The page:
In 2009, Stieg Larsson was one of the bestselling authors in the world thanks to his Millennium Trilogy. The books weren't published until after his death at the age of 50 in 2004 due to a heart attack.
The crime novels have become global sensations and Larsson's native Sweden has already adapted all three books to the screen. The Girl with the Dragon Tattoo is the first one to make it to American shores, and it's such a successful, suspenseful journey into a terrifying Swedish family, I can hardly wait for parts two and three.
The first 20 or 30 minutes of The Girl with the Dragon Tattoo are its weakest. The story flies all over the place, multiple characters are introduced and we get the meat of the Mikael Blomkvist's quest: what happened to a 16-year-old girl named Harriet? She vanished without a trace in 1966, and the patriarch of a wealthy and powerful family seeks the aid of Blomkvist (Michael Nyqvist) to help him find out the truth.
Blomkvist is in his own sort of trouble. Found guilty of libel and facing a jail sentence for writing a sensational story about corruption in another prominent Swedish family, Blomkvist is just desperate enough to get embroiled in something even more dangerous: finding out if Harriet was murdered and who is the killer. The patriarch directs him at his own family as the first place to hunt for suspects. It seems they are a shady bunch with roots of Nazi fanaticism and greed among their chief sins.
At the same time, we learn about Blomkvist, we also see the second protagonist, Lisbeth Salander (Noomi Rapace), as she heads toward becoming intermingled in the Harriet mystery.
Lisbeth is a pierced-out, black clad woman in her twenties who doesn't say much but has a photographic memory, is a whiz with technology and takes absolutely no crap. Cross her and she will exact revenge either calmly or like a feral animal. If she targets you, it will not be pretty. She also has a gigantic dragon tattooed onto her back.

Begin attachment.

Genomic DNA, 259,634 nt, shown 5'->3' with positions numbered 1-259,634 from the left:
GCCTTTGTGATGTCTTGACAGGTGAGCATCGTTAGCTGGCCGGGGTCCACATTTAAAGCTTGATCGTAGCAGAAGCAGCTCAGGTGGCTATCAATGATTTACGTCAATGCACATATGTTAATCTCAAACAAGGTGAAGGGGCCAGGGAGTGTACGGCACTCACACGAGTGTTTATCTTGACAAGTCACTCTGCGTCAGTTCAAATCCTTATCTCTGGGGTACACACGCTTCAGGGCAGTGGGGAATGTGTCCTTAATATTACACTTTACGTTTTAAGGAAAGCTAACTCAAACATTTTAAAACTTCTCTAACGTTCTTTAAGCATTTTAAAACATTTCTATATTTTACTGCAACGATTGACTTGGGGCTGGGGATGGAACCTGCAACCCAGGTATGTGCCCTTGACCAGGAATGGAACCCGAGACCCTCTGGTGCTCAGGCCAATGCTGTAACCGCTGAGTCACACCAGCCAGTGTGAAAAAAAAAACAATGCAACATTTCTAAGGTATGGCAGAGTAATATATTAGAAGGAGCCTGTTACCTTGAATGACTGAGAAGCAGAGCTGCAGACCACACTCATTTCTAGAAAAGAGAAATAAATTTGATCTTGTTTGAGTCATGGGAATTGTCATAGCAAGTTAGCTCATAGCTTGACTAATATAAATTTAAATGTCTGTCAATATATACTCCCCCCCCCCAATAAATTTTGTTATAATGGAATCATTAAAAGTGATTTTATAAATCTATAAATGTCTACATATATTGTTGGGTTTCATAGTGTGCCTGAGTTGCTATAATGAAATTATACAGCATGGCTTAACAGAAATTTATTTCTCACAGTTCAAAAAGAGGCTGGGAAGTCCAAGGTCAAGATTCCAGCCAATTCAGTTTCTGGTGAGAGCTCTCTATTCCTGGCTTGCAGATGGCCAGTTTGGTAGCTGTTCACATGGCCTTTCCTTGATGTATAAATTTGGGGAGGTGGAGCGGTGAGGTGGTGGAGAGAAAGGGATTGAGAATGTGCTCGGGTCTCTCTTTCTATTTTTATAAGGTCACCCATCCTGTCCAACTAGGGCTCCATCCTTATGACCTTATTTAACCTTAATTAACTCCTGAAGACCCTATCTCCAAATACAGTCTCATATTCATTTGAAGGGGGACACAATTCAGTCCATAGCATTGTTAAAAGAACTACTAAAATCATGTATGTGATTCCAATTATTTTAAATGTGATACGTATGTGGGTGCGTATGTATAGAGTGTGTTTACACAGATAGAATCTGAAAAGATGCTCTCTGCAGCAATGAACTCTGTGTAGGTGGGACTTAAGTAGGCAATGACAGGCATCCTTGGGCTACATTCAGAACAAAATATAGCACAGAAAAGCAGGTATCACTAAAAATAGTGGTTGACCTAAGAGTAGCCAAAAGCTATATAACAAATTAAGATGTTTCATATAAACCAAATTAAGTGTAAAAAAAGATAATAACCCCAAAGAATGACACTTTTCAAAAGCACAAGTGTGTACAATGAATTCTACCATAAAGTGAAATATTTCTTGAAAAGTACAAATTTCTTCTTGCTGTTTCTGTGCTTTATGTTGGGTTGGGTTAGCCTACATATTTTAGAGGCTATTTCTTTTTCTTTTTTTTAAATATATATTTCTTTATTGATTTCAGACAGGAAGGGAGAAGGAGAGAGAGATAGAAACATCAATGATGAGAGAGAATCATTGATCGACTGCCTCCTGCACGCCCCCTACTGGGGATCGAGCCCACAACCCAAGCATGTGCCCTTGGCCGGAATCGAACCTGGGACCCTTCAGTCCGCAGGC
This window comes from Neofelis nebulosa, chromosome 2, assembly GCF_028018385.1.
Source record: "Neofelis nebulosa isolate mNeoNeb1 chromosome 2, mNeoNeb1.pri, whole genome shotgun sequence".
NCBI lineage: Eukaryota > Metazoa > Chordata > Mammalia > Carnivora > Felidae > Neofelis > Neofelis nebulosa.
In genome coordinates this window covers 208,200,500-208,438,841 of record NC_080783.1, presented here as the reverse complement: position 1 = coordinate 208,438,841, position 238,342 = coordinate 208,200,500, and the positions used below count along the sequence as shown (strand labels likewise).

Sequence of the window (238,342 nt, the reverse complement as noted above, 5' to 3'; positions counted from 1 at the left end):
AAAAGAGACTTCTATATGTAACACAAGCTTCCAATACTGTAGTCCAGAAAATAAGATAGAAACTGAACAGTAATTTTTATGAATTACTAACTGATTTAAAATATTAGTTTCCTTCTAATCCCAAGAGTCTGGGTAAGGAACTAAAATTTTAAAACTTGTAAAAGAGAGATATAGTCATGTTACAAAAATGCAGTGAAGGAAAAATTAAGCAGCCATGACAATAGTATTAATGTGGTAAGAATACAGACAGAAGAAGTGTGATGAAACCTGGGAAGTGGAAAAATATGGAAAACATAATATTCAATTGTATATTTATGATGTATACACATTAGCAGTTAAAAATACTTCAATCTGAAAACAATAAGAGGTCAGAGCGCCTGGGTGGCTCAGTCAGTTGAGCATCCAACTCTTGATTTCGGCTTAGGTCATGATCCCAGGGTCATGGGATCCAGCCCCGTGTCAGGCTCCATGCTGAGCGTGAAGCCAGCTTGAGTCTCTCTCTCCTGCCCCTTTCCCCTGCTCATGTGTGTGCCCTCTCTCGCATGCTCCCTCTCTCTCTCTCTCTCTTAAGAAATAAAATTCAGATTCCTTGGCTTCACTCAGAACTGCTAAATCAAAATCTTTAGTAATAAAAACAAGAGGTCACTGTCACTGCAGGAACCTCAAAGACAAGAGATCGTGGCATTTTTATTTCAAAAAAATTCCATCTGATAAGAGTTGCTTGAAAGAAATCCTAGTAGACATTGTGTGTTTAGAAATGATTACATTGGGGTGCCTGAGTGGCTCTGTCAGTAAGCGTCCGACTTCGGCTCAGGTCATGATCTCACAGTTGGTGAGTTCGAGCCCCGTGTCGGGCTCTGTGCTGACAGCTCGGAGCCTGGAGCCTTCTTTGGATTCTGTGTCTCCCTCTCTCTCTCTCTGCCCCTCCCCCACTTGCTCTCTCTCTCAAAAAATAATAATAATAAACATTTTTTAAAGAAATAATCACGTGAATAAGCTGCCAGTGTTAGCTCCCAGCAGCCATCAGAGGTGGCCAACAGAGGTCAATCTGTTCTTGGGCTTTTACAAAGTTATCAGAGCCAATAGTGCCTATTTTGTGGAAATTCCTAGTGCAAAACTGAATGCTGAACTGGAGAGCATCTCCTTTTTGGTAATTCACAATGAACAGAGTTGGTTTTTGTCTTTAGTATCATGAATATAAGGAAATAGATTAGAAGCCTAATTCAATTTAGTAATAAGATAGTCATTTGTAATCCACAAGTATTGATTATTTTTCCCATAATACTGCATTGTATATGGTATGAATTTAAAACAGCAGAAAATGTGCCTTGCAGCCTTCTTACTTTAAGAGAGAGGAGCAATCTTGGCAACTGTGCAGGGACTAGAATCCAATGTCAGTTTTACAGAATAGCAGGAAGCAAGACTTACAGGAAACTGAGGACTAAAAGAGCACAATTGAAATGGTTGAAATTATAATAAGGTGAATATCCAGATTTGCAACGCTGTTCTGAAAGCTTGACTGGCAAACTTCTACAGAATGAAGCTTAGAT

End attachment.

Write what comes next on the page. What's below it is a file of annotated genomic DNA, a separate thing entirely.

The Girl with the Dragon Tattoo is a dark movie, full of somberness, sex and blasts of violence. It's one of the best crime thrillers I've seen in a while because of that deep, unrelenting darkness. Films about crimes and deviants shouldn't be nervous to enter the blackened heart of this world, and director Niels Arden Oplev isn't frightened to take us to those foreboding locations.
The setting of the film transpires mostly during the frigid, dim Swedish winter and that perfectly encapsulates the mood and tone of the film. The story, full of grim layers added onto grim layers, uses that oppressive lack of light to ratchet up the claustrophobia. The long nights add tension and weight. When the sun does come, it is crisp, blue and piercing, balancing against the unknown void of the secrets of the night.
The fun quality of a well-done mystery is how the more the viewer learns, the more it propels the story forward. Soon, you are hurtling down a passage as clues are revealed, each one leading to the next and to the next and to the next. Once the viewer is hooked into the story, it's impossible to escape from its grip before finding out what happened -- in this case to Harriet. When the set-up and execution is as good as this, the momentum is exhilarating.
It's no surprise, but Hollywood is on board the Larsson train. You don't sell that many books without well-coifed, carpetbagger producers running in hordes from their immaculate production company offices. After all, more money is to be made. The American version of The Girl with the Dragon Tattoo is due in 2012. It will have the required stars and promotion overload, but I think I'll stick with the Swedish versions as I can't wait the necessary years it will take for the American versions to hit the multiplex.
The Girl with a Dragon Tattoo deserves to be as popular as the novels that have been embraced by crime-fiction fans around the world. It's a smart, thrilling, heart-pounding, black as midnight search for answers. When it was over, all I wanted to know was: when does The Girl Who Played with Fire come out?
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